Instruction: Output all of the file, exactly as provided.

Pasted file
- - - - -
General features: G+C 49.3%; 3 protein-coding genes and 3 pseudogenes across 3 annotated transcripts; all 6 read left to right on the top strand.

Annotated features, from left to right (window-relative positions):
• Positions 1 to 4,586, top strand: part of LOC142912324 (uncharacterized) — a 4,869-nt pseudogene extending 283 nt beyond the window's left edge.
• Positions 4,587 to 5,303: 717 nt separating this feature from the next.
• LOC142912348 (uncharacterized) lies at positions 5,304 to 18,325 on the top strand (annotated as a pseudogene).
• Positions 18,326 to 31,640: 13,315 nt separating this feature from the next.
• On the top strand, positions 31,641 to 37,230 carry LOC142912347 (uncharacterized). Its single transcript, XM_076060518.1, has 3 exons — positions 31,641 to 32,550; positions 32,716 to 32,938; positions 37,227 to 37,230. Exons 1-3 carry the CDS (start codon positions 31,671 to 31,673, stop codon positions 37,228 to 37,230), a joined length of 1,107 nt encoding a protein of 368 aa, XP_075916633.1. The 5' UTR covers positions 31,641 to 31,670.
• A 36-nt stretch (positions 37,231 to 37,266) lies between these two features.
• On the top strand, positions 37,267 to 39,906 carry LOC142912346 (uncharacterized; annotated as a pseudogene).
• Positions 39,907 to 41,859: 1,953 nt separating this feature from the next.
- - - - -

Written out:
General features: G+C 49.3%; 3 protein-coding genes and 3 pseudogenes across 3 annotated transcripts; all 6 read left to right on the top strand.

Annotated features, from left to right (window-relative positions):
• Positions 1 to 4,586, top strand: part of LOC142912324 (uncharacterized) — a 4,869-nt pseudogene extending 283 nt beyond the window's left edge.
• Positions 4,587 to 5,303: 717 nt separating this feature from the next.
• LOC142912348 (uncharacterized) lies at positions 5,304 to 18,325 on the top strand (annotated as a pseudogene).
• Positions 18,326 to 31,640: 13,315 nt separating this feature from the next.
• On the top strand, positions 31,641 to 37,230 carry LOC142912347 (uncharacterized). Its single transcript, XM_076060518.1, has 3 exons — positions 31,641 to 32,550; positions 32,716 to 32,938; positions 37,227 to 37,230. Exons 1-3 carry the CDS (start codon positions 31,671 to 31,673, stop codon positions 37,228 to 37,230), a joined length of 1,107 nt encoding a protein of 368 aa, XP_075916633.1. The 5' UTR covers positions 31,641 to 31,670.
• A 36-nt stretch (positions 37,231 to 37,266) lies between these two features.
• On the top strand, positions 37,267 to 39,906 carry LOC142912346 (uncharacterized; annotated as a pseudogene).
• Positions 39,907 to 41,859: 1,953 nt separating this feature from the next.